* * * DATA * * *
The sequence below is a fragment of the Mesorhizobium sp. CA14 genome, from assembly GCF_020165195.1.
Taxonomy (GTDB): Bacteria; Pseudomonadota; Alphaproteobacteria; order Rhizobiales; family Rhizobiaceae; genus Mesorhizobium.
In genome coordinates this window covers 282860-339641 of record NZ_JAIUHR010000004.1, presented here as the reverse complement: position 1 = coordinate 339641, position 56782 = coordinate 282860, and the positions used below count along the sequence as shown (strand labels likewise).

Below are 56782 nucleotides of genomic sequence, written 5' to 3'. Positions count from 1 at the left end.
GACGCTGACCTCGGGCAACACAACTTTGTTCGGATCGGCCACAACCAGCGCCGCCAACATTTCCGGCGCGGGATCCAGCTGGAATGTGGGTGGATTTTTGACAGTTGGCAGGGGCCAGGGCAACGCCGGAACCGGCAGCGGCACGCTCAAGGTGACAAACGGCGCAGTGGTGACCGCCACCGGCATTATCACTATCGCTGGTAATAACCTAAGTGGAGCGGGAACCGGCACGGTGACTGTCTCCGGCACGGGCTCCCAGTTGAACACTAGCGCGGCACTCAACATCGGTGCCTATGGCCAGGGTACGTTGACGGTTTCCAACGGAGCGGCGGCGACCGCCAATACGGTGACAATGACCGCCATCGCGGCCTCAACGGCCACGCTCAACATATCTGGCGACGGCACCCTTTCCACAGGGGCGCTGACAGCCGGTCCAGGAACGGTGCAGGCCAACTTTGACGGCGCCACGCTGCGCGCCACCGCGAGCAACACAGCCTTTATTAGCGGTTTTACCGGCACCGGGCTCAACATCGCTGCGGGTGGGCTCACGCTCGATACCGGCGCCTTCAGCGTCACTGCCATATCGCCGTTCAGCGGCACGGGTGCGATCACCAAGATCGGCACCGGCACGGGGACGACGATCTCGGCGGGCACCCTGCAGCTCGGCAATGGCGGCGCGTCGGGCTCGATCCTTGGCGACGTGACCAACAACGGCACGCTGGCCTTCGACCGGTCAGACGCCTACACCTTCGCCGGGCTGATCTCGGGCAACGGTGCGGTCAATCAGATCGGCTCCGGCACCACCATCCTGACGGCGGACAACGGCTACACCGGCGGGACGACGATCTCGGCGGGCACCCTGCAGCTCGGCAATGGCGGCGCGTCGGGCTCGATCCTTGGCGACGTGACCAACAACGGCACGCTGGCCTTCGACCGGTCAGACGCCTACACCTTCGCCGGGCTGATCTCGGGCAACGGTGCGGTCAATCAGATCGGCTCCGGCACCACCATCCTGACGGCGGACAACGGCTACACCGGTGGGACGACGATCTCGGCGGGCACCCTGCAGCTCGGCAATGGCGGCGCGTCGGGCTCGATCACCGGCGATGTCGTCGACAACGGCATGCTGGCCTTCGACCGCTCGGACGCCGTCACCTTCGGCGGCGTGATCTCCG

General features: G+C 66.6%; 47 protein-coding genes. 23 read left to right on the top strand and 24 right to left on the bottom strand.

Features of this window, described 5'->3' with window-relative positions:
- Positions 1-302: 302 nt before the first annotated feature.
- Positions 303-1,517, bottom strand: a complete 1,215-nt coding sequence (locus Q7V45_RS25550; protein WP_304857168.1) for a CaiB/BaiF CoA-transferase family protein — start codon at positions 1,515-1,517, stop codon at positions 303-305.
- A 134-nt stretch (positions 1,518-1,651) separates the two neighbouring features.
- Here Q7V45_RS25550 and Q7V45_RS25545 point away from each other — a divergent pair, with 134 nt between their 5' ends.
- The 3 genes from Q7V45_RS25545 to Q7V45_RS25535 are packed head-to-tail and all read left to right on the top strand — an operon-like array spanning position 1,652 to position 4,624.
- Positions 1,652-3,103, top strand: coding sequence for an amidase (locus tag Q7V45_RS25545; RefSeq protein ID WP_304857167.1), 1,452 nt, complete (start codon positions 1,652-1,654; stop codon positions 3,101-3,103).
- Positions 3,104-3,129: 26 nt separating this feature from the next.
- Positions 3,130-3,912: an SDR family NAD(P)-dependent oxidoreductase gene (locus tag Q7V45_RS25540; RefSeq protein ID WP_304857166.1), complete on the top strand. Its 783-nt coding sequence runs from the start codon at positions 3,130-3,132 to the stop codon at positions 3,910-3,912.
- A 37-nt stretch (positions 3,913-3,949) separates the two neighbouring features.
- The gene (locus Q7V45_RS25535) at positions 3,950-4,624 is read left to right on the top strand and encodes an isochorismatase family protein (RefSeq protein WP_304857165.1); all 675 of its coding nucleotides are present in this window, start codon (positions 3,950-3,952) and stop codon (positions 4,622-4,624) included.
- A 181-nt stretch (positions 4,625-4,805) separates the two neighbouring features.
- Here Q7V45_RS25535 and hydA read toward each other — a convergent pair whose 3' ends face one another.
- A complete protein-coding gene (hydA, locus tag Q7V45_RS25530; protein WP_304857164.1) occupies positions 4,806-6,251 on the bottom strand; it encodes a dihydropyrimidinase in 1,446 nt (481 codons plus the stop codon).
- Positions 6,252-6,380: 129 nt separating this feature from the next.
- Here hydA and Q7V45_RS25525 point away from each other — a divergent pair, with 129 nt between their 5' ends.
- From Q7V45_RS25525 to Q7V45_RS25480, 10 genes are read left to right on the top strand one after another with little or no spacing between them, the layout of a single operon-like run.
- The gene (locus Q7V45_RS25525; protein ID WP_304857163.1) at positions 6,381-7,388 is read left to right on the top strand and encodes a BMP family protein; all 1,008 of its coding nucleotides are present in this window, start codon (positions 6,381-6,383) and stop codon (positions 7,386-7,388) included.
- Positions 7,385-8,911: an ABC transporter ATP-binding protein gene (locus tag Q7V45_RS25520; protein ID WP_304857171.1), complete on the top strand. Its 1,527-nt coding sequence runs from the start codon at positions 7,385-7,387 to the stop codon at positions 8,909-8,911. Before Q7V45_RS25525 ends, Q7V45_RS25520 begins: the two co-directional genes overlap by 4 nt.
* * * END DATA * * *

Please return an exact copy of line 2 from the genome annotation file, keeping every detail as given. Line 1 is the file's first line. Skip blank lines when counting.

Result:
Taxonomy (GTDB): Bacteria; Pseudomonadota; Alphaproteobacteria; order Rhizobiales; family Rhizobiaceae; genus Mesorhizobium.